Do you ever notice how often our thoughts buzz around our heads like a swarm of bees circling a honey jar? And it gets worse when we try to quiet ourselves and meditate. In fact, many people give up or even refuse to try meditation because of the buzzing thoughts that invade the quiet.
Centering Prayer is one way to tame our swarm of constant mind chatter so we can enjoy inner peace and quiet. A gentle discipline that allows us to calm our minds and open our hearts so we can listen for the Creator’s wisdom and guidance, Centering Prayer invites us to simply rest in God.
The practice has become increasingly popular since the 1970s when Father Thomas Keating and others re-introduced it into the United States through the international organization Contemplative Outreach. Centering Prayer’s roots dig back to the third century when it was practiced widely by desert fathers and mothers, those men and women who left the noise and chaos of the city to live in caves so they could seek wisdom and solitude. St. Benedict also incorporated Centering Prayer as a foundational daily practice for his monks as they sought to create a balanced rhythm of life.
The practice is simple. Here’s the steps.
- Sit comfortably for 10-15 minutes with your eyes closed and your head pointed downward so you can connect with your heart.
- Take a few deep breaths to relax your body.
- Choose a sacred word or phrase you want to hold in your heart silently during your meditation (something simple such as love, peace, or be still).
- Silently speak the sacred word or phrase to yourself. Feel the words center themselves in your heart space.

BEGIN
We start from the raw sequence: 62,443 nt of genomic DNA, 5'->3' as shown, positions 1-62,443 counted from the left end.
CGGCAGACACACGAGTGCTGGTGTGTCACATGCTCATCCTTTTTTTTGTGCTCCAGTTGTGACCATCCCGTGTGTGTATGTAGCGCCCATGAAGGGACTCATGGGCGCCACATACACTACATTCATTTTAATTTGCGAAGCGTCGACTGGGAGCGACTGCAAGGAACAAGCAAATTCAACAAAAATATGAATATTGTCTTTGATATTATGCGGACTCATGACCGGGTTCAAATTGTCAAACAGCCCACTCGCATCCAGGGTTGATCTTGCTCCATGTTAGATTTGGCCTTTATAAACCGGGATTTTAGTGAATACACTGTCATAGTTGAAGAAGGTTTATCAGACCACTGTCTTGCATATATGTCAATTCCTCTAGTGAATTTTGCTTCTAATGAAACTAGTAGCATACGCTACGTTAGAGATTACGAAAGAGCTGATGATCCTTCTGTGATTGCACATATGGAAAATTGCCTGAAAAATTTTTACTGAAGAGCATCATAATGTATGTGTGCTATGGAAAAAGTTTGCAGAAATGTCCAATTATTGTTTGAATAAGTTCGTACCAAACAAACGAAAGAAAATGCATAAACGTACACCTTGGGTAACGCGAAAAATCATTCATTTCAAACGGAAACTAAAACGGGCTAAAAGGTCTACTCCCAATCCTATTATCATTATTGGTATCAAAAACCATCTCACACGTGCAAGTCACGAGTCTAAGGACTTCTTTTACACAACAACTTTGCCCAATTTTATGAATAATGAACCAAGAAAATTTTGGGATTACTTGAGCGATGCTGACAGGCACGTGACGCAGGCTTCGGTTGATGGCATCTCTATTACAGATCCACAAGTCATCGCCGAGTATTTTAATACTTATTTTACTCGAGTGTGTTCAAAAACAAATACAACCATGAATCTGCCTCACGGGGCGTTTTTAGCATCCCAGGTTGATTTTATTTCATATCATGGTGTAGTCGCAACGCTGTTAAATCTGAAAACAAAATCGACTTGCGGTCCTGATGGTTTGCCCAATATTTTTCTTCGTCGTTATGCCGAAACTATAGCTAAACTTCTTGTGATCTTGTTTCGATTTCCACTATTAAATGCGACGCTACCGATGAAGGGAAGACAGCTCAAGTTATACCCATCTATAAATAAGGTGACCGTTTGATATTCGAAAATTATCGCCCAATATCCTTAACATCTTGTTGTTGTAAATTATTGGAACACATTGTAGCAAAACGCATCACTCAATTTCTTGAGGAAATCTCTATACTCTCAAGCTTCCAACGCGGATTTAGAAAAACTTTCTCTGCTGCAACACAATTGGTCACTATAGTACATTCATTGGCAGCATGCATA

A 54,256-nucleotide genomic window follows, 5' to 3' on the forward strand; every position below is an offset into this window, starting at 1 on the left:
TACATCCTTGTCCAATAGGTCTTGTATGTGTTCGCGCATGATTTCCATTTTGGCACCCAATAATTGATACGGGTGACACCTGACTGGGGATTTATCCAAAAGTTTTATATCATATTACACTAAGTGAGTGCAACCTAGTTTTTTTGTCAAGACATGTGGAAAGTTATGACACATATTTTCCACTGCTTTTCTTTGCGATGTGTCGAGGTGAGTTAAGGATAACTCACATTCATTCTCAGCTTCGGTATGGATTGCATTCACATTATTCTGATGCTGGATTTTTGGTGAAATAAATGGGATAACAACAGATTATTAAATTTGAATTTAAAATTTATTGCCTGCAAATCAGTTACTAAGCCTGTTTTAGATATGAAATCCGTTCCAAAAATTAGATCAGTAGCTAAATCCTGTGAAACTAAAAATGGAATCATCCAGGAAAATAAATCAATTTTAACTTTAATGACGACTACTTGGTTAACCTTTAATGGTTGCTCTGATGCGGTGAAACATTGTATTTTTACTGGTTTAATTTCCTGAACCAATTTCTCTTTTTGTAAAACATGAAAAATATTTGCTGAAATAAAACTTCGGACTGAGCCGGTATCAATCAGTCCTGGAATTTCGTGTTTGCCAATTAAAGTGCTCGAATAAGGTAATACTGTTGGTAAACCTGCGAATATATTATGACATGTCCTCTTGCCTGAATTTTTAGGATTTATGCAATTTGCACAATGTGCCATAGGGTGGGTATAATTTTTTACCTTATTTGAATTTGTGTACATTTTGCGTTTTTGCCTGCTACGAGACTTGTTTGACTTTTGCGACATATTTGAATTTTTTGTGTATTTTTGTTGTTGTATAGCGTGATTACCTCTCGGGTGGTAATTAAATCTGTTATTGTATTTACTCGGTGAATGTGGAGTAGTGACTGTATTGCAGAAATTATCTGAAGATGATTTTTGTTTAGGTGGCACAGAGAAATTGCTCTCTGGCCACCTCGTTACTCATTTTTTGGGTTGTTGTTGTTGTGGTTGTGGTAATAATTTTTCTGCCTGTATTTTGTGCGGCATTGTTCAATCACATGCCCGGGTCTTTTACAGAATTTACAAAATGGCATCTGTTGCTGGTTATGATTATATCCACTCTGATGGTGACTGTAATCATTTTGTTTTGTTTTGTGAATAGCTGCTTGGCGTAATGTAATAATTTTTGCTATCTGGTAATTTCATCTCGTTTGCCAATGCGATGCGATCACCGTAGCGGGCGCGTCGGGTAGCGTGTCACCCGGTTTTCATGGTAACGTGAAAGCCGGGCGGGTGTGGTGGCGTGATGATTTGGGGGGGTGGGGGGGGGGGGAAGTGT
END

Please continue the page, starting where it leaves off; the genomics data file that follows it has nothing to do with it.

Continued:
- When your mind drifts, return ever so-gently to the sacred word or phrase. Let the words become an anchor that stills your mind like a rowboat held securely in place on a wavy lake.
- At the end of your meditation time, sit in silence with eyes closed for a few more moments. Reflect on what you noticed or experienced during your mediation.
- Then slowly open your eyes and move into your day. Return to your sacred word or phrase as needed during the day to refocus and find your center again. You might even write the word on your to-do list or on a sticky note you post on your computer screen, mirror or dashboard as a gentle reminder of what you experienced during your meditation practice.
In these difficult and anxious times, when it feels like the storms of everyday living get more tumultuous with each passing day, the ancient practice of Centering Prayer offers us an anchor to ground ourselves so we can find our Center once again.
—brian j plachta
Click on this link for a podcast to experience Centering Prayer Meditation:
Centering Prayer Meditation